Oliver Hutchings

Skype, Zoom, Facebook, WhatsApp, Teams, FaceTime – we’ve all used them a lot recently. But could you solve a murder mystery on one of these platforms? Can this genre be mashed into this unlikely setting? Does any part of this play actually make sense? Probably best not to think too hard about it.

When I sat down to write a radio play one long afternoon at the beginning of lockdown, I wanted to create something that was both relevant and relatable, but to somehow make it comedic, ridiculous and fun at the same time. The challenge was to try and find a way to express the ludicrousness of world we suddenly lived in, whilst completely avoiding reality and its problems. The solution I found was to write a spoof murder mystery, setting the necessarily physical act of murder on a virtual call, and in the process upending stereotypes and updating clichés for the Zoom era. And, as it turns out, that is not only a fun thing to do, but you end up with some pretty wacky results!

There is a long theatrical tradition of updating concepts to fit new circumstances, and indeed theatre and comedy have both always acted as a crucial parody of the times we live in. Certainly Murder on the Skype Call exists because of the context it was written in, the entire premise is built on the needs of the environment. However, at the very centre of this play lies another core principle of comedic theatre, pure unadulterated escapism. Any murder mystery that contains over fifty references to sandwiches is clearly not taking itself too seriously. As exaggerated characters bumble their way through a singularly unlikely plot, there is little doubt that this is first and foremost a comedy.

It is a product of our strange times, and the wackiness that can occur on a conference call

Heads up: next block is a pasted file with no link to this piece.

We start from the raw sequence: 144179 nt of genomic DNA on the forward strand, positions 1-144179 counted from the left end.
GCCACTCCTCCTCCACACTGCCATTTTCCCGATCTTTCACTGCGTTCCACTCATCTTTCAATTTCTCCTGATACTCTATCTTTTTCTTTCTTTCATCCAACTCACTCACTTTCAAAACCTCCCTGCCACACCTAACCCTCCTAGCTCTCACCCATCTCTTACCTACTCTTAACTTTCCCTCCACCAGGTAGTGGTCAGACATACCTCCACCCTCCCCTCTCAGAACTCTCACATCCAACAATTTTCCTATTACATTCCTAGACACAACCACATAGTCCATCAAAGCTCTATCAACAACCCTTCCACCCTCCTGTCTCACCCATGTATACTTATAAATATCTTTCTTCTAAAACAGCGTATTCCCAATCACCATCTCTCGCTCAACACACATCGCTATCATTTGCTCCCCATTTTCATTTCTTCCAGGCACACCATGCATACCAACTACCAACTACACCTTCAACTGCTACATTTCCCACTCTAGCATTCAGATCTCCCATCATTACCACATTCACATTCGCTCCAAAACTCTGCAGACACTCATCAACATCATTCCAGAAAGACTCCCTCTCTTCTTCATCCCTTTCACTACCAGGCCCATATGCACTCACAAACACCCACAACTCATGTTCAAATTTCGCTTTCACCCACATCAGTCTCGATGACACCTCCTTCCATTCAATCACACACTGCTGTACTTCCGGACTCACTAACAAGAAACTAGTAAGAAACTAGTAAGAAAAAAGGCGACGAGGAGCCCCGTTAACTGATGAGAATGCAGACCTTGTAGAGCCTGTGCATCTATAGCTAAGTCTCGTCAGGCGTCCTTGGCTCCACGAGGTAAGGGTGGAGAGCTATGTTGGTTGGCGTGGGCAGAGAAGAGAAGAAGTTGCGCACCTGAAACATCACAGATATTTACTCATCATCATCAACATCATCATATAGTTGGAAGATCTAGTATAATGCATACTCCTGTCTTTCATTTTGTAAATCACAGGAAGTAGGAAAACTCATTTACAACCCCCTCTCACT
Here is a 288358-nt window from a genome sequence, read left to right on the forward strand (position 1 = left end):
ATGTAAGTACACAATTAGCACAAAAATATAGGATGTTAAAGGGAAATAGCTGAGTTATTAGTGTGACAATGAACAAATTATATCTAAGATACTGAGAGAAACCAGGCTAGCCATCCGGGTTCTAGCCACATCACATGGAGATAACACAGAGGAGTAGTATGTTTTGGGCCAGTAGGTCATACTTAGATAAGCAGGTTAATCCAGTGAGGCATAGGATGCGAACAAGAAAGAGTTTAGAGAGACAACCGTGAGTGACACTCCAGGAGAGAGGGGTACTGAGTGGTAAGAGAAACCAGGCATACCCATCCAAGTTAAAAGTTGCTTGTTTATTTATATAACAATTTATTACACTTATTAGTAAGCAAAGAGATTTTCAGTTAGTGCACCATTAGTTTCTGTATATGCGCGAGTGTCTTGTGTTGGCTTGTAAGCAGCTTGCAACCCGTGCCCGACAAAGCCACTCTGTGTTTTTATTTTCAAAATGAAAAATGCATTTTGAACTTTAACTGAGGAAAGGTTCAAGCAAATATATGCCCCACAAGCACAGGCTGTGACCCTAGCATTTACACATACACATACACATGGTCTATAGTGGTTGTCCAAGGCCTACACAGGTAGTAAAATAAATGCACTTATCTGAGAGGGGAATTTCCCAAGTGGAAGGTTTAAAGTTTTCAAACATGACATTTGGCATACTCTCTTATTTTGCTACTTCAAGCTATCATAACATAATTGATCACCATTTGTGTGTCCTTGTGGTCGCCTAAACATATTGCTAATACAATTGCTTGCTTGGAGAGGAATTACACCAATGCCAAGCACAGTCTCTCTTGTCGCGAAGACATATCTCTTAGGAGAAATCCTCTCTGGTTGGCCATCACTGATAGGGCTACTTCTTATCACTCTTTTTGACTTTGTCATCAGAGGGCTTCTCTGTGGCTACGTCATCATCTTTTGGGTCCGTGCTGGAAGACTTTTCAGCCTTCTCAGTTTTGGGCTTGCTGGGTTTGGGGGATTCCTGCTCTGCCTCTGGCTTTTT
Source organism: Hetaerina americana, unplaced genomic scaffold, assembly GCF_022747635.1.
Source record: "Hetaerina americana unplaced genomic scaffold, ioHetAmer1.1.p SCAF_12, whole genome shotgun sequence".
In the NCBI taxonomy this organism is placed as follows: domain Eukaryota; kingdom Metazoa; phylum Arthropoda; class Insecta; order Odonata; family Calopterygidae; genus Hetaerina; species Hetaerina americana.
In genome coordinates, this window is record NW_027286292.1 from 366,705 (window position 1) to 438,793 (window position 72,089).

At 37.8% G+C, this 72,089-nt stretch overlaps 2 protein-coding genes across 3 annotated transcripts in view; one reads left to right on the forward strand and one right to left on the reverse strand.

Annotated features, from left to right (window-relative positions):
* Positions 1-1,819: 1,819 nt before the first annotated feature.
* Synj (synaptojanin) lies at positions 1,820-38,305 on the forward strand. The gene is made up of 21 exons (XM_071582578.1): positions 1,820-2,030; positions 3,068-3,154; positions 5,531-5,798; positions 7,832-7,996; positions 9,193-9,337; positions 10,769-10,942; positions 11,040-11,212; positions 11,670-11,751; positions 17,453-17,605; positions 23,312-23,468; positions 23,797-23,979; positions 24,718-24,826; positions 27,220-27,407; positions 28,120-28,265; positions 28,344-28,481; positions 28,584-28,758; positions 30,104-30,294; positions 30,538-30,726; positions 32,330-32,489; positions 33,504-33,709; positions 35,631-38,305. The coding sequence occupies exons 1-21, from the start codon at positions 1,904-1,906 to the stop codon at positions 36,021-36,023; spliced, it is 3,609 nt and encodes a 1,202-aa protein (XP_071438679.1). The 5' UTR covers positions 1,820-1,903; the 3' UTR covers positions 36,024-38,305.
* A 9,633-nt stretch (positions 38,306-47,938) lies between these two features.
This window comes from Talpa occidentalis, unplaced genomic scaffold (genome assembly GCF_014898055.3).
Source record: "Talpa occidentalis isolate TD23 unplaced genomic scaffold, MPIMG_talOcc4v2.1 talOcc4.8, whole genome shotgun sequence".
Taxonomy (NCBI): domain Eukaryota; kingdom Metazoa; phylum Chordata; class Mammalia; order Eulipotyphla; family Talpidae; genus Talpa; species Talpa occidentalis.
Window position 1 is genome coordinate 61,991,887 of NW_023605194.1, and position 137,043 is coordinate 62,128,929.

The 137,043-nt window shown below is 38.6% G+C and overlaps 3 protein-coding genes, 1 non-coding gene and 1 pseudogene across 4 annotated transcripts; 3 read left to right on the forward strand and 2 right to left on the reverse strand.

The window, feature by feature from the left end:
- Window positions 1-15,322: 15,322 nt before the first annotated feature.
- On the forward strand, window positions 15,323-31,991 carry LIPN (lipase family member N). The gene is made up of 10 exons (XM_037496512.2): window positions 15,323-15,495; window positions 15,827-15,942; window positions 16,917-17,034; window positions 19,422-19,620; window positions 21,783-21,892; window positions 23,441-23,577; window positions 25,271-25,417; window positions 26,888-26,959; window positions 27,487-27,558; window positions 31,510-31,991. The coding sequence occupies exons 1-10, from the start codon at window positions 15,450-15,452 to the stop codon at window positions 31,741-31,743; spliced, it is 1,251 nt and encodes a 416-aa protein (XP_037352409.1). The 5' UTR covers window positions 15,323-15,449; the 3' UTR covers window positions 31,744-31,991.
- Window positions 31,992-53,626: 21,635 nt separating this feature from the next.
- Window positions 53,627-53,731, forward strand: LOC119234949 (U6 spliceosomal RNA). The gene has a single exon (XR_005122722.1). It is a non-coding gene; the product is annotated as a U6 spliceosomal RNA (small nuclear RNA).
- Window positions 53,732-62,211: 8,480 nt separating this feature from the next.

The narrative ducks and weaves around a murder, but, as almost every character seems either incapable or uninterested in actually solving the case, it’s never quite certain the case will be solved at all – it is, in the most literal sense, a comedy of errors. But despite that extremely high brow reference (you’re welcome), when one actor described the play as ‘woke Shakespeare’, it should be taken with extremely liberal pinch of salt. Those who are hoping for a serious mystery should probably look elsewhere; it is neither Agatha Christie nor Arthur Conan Doyle. But anyone who wants to enjoy half an hour of absurdist humour (with a few shocking plot twists thrown in to keep everyone alert) may just have found the right play.

The concept of a play set on Skype is of course a very conscious choice considering the play itself had to be recorded remotely, adding an extra layer of context to the narrative. This reality further drives home the immediacy and relatability of the content, even if the actual premise and plot are arguably a little bit insane. Indeed, the production itself had to overcome the exact same limitations as those facing the characters solving a fictional murder, from dodgy internet to recording woes. Yet the polished and professional end result is a tribute to the creativity and skill of the amazing actors and production team that have managed to create a fully-fledged comedy set on, and produced over, the internet.

The interplay between relevance and abstraction is a prevalent one. The play is clearly not a commentary of our times – even the use of Skype as the platform for the play distances it from the more prolific use of Zoom and HouseParty of the last few months. Despite being clearly modern, it is timeless, it links to reality in no way and context is left open for the listener. Just as on the internet, distance, time and circumstances become irrelevant, allowing for a pure focus on the comedic mystery at hand. There is no explanation or justification for the concept of a murder over Skype, the choice is unashamedly ridiculous, and so is the play.

In a nutshell this is a play that asks the important questions, such as ‘what were you doing in a boat on a frozen lake?’, ‘how do you actually spell sandwich?’, and ‘voulez-vous coucher avec moi?’, but still has time to solve a shocking murder. It is a product of our strange times, and the wackiness that can occur on a conference call, managing to combine Skype, murder, mystery, honeymoons to Vietnam, and, above all, sandwiches. Whether you want absurdist escapism, a vague parody of lockdown life, or are just eager to spot the Monty Python references – this is not a show you want to miss.


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Mountain View

Celebrating Black British Theatre

 Murder on the Skype Call will be broadcast at 7pm on Thursday 18th of June on the ADC's YouTube Channel.

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